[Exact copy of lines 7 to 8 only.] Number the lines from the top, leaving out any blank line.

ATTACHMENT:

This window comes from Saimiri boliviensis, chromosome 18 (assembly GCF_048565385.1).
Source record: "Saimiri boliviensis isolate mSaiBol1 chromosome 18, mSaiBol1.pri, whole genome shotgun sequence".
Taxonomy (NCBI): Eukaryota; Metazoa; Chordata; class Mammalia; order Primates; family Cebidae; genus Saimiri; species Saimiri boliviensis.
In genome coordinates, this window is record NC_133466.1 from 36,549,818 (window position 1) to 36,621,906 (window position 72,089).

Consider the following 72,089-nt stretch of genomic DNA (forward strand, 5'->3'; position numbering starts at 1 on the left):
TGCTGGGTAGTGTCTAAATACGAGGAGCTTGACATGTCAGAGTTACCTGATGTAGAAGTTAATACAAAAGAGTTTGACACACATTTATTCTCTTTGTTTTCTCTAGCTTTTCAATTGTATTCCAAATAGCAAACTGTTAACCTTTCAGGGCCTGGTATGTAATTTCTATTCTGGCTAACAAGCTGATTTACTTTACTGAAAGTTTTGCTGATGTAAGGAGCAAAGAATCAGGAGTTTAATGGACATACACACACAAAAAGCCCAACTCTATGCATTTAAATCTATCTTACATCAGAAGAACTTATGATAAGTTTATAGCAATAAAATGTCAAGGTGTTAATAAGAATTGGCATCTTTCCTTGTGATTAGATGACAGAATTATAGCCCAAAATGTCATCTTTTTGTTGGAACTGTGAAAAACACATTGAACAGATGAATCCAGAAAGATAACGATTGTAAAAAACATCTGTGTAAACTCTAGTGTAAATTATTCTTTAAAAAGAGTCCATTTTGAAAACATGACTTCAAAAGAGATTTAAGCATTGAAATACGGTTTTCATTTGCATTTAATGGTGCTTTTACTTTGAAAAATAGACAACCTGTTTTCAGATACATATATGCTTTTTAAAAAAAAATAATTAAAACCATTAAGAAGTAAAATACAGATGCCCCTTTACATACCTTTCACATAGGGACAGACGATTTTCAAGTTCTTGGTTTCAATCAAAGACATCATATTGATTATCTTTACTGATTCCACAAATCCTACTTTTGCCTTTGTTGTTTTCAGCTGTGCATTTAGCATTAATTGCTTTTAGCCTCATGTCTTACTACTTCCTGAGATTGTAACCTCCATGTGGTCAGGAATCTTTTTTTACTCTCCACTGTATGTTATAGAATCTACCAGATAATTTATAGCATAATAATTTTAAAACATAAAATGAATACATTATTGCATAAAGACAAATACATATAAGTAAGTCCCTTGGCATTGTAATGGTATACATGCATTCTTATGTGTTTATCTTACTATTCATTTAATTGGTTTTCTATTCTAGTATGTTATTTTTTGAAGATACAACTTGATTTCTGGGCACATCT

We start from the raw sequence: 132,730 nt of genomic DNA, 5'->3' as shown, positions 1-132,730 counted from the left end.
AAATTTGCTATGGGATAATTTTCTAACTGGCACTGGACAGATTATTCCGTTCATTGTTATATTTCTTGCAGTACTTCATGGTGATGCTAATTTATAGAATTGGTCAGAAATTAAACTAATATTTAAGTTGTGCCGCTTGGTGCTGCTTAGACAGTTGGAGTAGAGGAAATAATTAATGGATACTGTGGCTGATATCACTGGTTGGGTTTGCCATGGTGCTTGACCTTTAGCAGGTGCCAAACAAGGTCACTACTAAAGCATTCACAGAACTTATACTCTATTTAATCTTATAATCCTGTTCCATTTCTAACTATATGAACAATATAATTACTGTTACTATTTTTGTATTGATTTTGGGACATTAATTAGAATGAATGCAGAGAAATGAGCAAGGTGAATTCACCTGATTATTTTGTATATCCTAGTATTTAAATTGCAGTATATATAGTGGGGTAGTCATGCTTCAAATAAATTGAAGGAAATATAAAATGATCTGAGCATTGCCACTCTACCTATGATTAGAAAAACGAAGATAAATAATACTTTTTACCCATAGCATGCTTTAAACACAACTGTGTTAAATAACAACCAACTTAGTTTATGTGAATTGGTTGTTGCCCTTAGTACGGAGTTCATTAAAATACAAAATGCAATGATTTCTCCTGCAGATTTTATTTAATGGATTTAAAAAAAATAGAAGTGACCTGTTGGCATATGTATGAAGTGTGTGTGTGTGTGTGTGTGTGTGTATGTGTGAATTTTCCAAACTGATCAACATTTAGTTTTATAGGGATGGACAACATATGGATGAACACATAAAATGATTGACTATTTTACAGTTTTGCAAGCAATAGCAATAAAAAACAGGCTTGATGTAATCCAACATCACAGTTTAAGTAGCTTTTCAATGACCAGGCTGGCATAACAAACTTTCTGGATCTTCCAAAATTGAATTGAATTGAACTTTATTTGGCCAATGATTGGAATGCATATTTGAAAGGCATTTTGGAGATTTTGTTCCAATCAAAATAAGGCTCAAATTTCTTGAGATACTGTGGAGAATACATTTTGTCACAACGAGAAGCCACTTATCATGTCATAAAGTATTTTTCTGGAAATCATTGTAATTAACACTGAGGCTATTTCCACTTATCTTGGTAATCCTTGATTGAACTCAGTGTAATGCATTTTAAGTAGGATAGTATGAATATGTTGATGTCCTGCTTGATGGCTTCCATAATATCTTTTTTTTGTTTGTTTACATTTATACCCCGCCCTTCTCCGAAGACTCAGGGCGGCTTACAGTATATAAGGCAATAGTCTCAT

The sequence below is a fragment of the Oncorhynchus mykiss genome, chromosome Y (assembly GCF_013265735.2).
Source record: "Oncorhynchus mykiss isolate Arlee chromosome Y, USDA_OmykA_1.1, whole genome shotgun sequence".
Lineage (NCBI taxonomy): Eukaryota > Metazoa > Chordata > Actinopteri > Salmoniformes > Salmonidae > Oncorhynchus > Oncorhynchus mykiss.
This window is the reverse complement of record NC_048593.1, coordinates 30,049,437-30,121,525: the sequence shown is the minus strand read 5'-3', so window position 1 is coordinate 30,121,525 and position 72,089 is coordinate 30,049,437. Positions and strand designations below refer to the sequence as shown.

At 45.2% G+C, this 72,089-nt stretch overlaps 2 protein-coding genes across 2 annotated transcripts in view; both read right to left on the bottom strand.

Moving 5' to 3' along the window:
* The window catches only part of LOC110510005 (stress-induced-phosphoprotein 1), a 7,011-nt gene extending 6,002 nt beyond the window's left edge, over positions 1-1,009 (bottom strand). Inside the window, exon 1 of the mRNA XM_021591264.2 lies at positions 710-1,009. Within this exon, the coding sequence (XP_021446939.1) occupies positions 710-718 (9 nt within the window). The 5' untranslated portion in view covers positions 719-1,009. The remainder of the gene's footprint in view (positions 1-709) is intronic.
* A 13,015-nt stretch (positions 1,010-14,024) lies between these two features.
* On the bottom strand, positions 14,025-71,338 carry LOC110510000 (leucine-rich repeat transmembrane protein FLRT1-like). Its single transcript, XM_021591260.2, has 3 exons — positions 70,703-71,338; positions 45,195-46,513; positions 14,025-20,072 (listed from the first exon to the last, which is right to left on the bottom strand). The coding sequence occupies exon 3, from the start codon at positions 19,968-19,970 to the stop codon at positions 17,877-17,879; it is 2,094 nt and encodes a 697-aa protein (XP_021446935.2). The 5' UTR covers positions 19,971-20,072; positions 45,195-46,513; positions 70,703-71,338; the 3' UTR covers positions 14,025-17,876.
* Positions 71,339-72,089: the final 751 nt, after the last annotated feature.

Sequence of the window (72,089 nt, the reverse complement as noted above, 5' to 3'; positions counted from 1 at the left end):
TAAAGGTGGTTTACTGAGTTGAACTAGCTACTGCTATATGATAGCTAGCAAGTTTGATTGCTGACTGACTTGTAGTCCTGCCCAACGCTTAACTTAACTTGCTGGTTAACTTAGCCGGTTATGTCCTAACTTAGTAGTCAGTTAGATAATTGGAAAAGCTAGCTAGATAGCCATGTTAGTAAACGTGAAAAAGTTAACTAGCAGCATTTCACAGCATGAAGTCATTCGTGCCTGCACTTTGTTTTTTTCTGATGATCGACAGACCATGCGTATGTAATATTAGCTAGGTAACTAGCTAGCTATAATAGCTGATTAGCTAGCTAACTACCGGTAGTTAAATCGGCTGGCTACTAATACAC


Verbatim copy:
We start from the raw sequence: 132,730 nt of genomic DNA, 5'->3' as shown, positions 1-132,730 counted from the left end.
AAATTTGCTATGGGATAATTTTCTAACTGGCACTGGACAGATTATTCCGTTCATTGTTATATTTCTTGCAGTACTTCATGGTGATGCTAATTTATAGAATTGGTCAGAAATTAAACTAATATTTAAGTTGTGCCGCTTGGTGCTGCTTAGACAGTTGGAGTAGAGGAAATAATTAATGGATACTGTGGCTGATATCACTGGTTGGGTTTGCCATGGTGCTTGACCTTTAGCAGGTGCCAAACAAGGTCACTACTAAAGCATTCACAGAACTTATACTCTATTTAATCTTATAATCCTGTTCCATTTCTAACTATATGAACAATATAATTACTGTTACTATTTTTGTATTGATTTTGGGACATTAATTAGAATGAATGCAGAGAAATGAGCAAGGTGAATTCACCTGATTATTTTGTATATCCTAGTATTTAAATTGCAGTATATATAGTGGGGTAGTCATGCTTCAAATAAATTGAAGGAAATATAAAATGATCTGAGCATTGCCACTCTACCTATGATTAGAAAAACGAAGATAAATAATACTTTTTACCCATAGCATGCTTTAAACACAACTGTGTTAAATAACAACCAACTTAGTTTATGTGAATTGGTTGTTGCCCTTAGTACGGAGTTCATTAAAATACAAAATGCAATGATTTCTCCTGCAGATTTTATTTAATGGATTTAAAAAAAATAGAAGTGACCTGTTGGCATATGTATGAAGTGTGTGTGTGTGTGTGTGTGTGTGTATGTGTGAATTTTCCAAACTGATCAACATTTAGTTTTATAGGGATGGACAACATATGGATGAACACATAAAATGATTGACTATTTTACAGTTTTGCAAGCAATAGCAATAAAAAACAGGCTTGATGTAATCCAACATCACAGTTTAAGTAGCTTTTCAATGACCAGGCTGGCATAACAAACTTTCTGGATCTTCCAAAATTGAATTGAATTGAACTTTATTTGGCCAATGATTGGAATGCATATTTGAAAGGCATTTTGGAGATTTTGTTCCAATCAAAATAAGGCTCAAATTTCTTGAGATACTGTGGAGAATACATTTTGTCACAACGAGAAGCCACTTATCATGTCATAAAGTATTTTTCTGGAAATCATTGTAATTAACACTGAGGCTATTTCCACTTATCTTGGTAATCCTTGATTGAACTCAGTGTAATGCATTTTAAGTAGGATAGTATGAATATGTTGATGTCCTGCTTGATGGCTTCCATAATATCTTTTTTTTGTTTGTTTACATTTATACCCCGCCCTTCTCCGAAGACTCAGGGCGGCTTACAGTATATAAGGCAATAGTCTCAT